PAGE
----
16 artifacts in this set
Auto shows were inspired in part by expositions staged by bicycle manufactures in the late 19th century. This New York show, held in January 1900, featured a mix of bicycles and automobiles. As the cover suggests, cars at the time were status symbols for the wealthy. Other city-dwelling Americans were still on bikes.
The November 1900 New York Auto Show is considered the first major all-automobile show in the United States. Manufactures like Winton, Haynes and Packard displayed 34 different models at Madison Square Garden. Suppliers like B.F. Goodrich rounded out the exhibits. For Manhattan's well-to-do, it was a place to see and be seen. This program is from the following year's show.
Every major American city hosted its own auto show in the first decades of the 20th century. While these early events often featured food and musical performances, the public thought of them as serious trade shows rather than amusements. Visitors went to study the latest automotive developments, not to be entertained.
Program, "Duquesne Garden 5th Annual Automobile Show," Pittsburgh, Pennsylvania, March 25- April 8, 1911
Pittsburgh's fifth annual Duquesne Garden Automobile Show was split into two distinct events: the Commercial Division for business customers, and the Pleasure Vehicle Division for private owners. The car had not yet become an everyday necessity in 1911 and was still widely considered a recreational plaything.
"Freedom" was a constant theme in early automobile advertising. Cars gave owners the freedom to travel where they wanted, when they wanted. The concept is made quite literal on the cover of this program from the 1912 Toledo Auto Show. Two thrill-seekers, excited in their chauffeur-driven town car, outrun a policeman on a bicycle.
Naturally, Detroit's auto show is among the oldest in the United States. The 1919 event took place in the Crosstown Garage Building -- a downtown parking garage. The show was pushed back to March rather than its usual January timeslot. Manufacturers, returning to civilian production from war work, could not get their new models ready any sooner.
In contrast to larger auto shows aimed at the mass market, smaller salon-style shows catered to an exclusive and well-heeled clientele. New York's Automobile Salon featured prestigious American automakers like Cadillac, Duesenberg, Packard and Lincoln alongside posh European marques like Benz, Hispano Suiza, Isotta Fraschini and Rolls-Royce.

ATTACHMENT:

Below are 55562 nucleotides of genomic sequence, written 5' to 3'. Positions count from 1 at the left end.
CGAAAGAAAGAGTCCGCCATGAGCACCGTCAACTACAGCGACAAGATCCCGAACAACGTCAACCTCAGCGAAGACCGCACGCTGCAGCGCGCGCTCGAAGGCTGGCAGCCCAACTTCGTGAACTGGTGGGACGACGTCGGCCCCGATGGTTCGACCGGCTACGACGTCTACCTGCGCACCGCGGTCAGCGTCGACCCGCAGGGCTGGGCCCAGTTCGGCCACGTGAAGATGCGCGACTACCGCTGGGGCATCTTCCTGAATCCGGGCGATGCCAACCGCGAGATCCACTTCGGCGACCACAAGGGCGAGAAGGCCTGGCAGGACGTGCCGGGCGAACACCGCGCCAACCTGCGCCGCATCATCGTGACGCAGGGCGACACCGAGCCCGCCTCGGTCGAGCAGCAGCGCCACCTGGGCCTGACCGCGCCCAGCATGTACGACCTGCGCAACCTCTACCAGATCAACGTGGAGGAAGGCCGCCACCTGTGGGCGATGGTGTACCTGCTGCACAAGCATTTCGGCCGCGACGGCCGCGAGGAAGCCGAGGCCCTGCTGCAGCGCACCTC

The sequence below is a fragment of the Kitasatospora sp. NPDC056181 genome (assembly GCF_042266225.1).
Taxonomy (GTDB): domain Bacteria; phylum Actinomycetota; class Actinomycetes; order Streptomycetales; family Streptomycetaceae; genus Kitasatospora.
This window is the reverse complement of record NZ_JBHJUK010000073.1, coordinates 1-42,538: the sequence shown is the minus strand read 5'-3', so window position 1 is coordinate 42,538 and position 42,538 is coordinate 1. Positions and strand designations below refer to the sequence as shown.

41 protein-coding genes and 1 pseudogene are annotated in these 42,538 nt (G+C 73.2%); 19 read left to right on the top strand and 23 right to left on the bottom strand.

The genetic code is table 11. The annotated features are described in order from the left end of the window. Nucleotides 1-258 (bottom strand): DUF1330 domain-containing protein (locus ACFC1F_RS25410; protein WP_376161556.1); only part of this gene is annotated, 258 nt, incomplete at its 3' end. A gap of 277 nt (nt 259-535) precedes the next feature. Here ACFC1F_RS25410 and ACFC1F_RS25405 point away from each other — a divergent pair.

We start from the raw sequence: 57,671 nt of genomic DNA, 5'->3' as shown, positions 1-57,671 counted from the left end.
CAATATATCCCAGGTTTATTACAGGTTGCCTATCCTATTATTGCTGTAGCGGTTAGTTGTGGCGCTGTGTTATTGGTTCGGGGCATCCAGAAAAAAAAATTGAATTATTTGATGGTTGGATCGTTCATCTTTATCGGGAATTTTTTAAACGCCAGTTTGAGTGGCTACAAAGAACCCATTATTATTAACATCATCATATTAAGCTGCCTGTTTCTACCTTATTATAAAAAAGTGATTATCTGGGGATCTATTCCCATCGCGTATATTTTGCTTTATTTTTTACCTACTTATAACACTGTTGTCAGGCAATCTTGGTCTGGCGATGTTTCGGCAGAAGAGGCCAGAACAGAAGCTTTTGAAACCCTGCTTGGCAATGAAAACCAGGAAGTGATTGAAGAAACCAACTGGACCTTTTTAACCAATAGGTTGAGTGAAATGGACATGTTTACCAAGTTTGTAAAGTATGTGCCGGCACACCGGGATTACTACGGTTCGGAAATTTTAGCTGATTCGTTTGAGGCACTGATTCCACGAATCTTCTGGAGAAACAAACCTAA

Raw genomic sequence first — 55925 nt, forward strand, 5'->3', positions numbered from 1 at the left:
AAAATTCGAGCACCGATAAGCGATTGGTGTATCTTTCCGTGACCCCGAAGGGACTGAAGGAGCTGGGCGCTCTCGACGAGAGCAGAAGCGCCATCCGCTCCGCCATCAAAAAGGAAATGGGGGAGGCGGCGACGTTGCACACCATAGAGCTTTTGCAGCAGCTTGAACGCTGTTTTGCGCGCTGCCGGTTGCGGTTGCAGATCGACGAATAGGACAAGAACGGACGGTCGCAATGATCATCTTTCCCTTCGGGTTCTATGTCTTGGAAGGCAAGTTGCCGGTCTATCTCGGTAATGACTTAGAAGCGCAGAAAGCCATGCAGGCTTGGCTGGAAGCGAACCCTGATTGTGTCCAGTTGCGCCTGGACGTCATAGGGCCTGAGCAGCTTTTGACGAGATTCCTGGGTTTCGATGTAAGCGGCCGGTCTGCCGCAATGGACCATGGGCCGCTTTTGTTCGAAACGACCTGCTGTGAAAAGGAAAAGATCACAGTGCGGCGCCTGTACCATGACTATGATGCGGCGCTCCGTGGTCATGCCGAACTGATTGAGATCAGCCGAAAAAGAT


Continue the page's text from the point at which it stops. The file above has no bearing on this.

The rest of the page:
Depending on size, auto shows were held in various venues. Smaller salon-style shows, which catered to wealthy customers, might be held in an elegant hotel. The largest shows took place at big-city convention centers. Mid-size shows in mid-size cities occupied any suitable building -- like the armory that hosted Albany's 1922 event.
Auto shows often were staged by local dealers' groups or trade associations. The Baltimore Automobile Trade Association sponsored Charm City's 1925 show. Manufacturers and dealers weren't the only exhibitors at these shows. Aftermarket suppliers participated as well. Note the ad for Amoco Gas in this program.
Chicago's auto show traditionally has been one of the largest. From 1901 to 1935 the event took place at the city's Coliseum. The International Amphitheatre housed the show from 1936 to 1961. McCormick Place took over as host in 1962.
Spring has long been a favorite season for auto shows. Before enclosed cars and improved roads became common in the 1920s, many drivers simply put their cars away for the winter. The return of warmer weather in March put people into the driving -- and buying -- mood once again.
By 1956 New York considered its auto show a national event. It certainly was -- and remains -- one of the largest and most important. Chrysler was there in force with its "Forward Look" cars. Introduced for 1955, the "Forward Look" was characterized by longer and wider bodies, two and three-tone paint jobs, and -- starting with 1956 models -- tailfins.
There's more than a little civic boosterism involved in hosting an auto show -- note Chicago's modest description of its event as the "world’s greatest." A successful show attracts thousands of visitors, many of whom spend money in local restaurants, stores and hotels -- and later at local dealerships.
The New York Auto Show moved to the Jacob K. Javits Convention Center in 1987. The new home featured prominently on that year's program cover. The building's façade was echoed by the celebrated "coffin nose" on a Cord 812 -- a model introduced at the New York Auto Show some 50 years earlier.
No city loves its cars quite like Los Angeles. Its annual auto show has been a fixture since 1907. Environmental concerns were at the forefront in the 1990s, and "Automobiles and the Environment" was the subject of a conference at the 1998 LA Auto Show. Hybrid and all-electric vehicles were among the topics discussed.
Auto shows continue to be held in cities around the world, but most press attention is focused on major shows in five cities: Frankfurt, Geneva, Paris, Tokyo and Detroit. The Motor City's show has taken place nearly every year since 1907. Initially focused on domestic manufacturers, the event was renamed as the North American International Auto Show in 1989.